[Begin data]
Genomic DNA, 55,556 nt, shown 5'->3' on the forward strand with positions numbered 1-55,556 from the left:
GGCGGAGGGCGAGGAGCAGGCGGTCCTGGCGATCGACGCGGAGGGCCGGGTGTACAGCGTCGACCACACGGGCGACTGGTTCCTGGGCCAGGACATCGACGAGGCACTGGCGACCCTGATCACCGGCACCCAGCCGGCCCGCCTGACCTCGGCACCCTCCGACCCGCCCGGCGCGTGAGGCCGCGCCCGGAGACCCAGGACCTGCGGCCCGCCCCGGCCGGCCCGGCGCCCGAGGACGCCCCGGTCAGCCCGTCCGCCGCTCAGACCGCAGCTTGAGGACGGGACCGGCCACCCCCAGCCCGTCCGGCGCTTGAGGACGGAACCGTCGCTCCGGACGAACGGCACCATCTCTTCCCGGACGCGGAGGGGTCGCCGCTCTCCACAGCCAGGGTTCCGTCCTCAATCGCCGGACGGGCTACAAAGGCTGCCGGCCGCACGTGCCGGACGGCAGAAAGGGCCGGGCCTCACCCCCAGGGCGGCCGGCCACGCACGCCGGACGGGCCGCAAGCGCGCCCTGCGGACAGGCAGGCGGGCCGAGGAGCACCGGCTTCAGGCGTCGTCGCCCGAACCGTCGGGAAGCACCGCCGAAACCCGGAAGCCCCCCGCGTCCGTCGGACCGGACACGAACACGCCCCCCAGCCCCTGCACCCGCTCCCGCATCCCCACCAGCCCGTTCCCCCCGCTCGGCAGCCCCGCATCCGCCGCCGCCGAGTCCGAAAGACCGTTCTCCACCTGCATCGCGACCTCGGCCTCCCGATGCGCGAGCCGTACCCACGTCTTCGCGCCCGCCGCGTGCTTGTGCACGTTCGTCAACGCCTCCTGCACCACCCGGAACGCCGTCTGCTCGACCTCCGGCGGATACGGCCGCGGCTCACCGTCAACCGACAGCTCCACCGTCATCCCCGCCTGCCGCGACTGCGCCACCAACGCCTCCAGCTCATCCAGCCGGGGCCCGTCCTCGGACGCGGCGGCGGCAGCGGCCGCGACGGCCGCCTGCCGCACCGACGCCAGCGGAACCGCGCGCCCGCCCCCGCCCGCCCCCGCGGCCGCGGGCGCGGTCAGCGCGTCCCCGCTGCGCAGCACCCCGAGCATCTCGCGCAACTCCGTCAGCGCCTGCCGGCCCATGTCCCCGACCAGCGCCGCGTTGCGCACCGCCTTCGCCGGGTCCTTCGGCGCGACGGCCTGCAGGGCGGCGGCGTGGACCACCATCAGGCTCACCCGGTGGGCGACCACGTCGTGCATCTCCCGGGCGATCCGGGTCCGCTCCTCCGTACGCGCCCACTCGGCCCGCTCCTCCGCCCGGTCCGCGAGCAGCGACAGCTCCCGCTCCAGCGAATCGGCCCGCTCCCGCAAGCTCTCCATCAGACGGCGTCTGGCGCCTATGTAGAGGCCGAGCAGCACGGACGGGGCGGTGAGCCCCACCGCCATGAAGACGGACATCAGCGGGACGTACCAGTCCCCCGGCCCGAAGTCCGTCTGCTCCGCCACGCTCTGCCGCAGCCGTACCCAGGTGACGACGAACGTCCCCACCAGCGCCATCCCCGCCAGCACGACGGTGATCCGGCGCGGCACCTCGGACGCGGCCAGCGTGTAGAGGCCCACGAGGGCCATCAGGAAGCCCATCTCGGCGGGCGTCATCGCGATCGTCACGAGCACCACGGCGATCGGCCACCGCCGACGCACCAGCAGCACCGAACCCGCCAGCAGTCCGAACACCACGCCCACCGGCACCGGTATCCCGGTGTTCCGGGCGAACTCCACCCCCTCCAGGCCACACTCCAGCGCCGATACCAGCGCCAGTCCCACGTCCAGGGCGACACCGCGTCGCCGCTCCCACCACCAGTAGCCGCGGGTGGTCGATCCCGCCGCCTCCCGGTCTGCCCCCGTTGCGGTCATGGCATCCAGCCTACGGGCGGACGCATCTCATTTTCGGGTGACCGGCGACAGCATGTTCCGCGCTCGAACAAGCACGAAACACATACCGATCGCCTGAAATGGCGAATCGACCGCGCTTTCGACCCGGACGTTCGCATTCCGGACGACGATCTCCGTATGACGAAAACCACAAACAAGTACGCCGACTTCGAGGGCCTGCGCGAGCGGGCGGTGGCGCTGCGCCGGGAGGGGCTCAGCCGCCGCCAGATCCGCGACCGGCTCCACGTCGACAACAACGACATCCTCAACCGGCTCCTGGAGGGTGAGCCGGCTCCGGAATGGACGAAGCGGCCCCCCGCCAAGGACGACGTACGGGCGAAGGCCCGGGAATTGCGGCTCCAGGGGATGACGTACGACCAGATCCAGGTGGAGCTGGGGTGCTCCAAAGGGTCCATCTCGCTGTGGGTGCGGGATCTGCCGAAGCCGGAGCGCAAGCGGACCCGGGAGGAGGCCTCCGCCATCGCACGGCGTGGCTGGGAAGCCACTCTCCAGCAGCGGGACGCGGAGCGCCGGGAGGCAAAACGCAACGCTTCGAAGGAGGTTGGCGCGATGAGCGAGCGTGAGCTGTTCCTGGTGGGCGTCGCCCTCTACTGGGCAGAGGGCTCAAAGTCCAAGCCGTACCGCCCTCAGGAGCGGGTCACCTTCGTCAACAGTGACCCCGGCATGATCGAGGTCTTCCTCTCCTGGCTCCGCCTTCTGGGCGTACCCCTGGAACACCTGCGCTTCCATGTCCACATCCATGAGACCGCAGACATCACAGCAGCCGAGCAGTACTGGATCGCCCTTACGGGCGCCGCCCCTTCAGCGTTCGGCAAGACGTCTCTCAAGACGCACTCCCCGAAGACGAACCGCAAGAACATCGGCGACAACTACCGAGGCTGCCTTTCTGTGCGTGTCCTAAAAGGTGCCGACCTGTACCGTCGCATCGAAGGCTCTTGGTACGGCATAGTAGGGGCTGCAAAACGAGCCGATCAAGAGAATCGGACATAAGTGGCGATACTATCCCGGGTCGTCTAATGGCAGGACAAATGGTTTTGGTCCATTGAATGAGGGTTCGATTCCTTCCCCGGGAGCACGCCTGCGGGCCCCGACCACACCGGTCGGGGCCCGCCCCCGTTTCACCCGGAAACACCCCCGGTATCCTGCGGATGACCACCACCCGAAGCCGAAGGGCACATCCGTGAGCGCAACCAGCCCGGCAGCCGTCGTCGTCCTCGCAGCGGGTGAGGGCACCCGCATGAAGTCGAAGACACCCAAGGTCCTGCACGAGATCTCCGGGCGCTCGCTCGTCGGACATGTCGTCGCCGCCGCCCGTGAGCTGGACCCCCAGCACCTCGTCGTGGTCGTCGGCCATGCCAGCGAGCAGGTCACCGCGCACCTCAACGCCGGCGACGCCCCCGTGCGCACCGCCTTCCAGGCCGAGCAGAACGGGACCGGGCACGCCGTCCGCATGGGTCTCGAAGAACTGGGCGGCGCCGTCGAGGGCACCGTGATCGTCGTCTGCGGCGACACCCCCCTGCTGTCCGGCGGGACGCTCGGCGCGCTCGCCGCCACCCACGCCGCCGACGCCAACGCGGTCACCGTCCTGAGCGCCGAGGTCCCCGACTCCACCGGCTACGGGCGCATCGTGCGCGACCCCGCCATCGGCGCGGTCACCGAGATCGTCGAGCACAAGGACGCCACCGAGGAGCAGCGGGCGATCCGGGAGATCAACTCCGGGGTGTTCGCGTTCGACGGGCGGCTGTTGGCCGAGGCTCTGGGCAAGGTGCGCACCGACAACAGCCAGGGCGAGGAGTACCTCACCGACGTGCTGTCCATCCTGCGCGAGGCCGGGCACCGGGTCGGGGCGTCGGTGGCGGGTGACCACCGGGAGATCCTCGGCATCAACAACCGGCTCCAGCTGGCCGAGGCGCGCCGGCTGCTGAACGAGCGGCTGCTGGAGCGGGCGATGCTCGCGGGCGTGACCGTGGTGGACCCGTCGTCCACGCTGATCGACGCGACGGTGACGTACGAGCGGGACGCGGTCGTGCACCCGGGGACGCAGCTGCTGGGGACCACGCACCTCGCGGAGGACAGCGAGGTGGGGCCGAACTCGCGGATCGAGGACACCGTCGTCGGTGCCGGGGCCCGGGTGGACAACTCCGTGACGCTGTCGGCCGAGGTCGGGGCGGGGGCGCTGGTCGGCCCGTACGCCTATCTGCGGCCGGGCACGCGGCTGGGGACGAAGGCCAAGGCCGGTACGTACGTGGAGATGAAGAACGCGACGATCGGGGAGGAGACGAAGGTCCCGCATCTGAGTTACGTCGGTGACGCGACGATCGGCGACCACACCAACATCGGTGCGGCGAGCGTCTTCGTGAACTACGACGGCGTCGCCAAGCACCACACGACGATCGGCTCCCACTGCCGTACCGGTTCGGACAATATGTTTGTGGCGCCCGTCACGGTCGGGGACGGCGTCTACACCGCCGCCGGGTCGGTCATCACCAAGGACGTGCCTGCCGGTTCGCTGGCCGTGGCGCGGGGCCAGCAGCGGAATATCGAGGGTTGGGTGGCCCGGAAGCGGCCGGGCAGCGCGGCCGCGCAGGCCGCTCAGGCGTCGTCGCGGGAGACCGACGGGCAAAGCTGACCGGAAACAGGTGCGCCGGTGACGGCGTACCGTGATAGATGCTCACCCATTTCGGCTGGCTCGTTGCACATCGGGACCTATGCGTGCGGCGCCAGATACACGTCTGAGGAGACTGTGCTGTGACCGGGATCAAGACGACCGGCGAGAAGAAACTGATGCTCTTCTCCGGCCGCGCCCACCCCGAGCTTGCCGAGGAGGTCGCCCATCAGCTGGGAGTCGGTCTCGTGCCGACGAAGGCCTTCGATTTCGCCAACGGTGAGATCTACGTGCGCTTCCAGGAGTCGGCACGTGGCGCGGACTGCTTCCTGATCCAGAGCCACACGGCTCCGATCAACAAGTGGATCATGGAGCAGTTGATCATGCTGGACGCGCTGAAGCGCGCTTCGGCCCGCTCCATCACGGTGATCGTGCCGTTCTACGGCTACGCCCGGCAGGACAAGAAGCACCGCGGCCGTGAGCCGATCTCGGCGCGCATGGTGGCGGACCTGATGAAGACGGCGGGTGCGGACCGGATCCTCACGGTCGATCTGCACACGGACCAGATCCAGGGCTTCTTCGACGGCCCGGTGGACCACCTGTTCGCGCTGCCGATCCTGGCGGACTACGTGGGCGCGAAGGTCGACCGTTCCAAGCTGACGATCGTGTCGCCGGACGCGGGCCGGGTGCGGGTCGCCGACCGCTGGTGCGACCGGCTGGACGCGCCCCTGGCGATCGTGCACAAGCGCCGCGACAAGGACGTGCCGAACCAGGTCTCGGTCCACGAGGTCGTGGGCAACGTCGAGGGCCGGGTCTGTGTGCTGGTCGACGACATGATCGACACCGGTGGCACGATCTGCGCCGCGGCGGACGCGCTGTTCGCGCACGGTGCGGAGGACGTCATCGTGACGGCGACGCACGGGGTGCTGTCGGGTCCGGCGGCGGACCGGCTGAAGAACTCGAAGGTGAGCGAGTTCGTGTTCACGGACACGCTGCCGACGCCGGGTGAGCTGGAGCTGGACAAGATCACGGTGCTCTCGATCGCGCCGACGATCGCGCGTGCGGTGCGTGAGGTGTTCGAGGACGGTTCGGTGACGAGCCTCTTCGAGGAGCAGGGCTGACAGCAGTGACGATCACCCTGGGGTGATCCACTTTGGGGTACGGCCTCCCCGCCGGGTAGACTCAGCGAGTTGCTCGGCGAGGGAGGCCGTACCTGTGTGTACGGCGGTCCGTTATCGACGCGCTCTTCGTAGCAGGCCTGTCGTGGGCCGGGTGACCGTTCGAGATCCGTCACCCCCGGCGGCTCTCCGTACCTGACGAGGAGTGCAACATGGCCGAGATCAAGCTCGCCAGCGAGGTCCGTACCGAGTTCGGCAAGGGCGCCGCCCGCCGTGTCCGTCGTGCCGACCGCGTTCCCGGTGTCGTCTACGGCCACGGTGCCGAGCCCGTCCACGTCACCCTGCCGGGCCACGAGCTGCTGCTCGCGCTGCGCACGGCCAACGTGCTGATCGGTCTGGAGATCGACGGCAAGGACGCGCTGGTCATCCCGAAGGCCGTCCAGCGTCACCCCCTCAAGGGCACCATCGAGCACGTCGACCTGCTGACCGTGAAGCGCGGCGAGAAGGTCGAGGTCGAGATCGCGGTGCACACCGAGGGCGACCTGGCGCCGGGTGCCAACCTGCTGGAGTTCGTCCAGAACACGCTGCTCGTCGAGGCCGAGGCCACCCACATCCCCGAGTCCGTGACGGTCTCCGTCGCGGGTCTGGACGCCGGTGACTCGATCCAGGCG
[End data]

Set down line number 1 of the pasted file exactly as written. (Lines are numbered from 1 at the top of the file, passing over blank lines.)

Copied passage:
Genomic DNA, 55,556 nt, shown 5'->3' on the forward strand with positions numbered 1-55,556 from the left: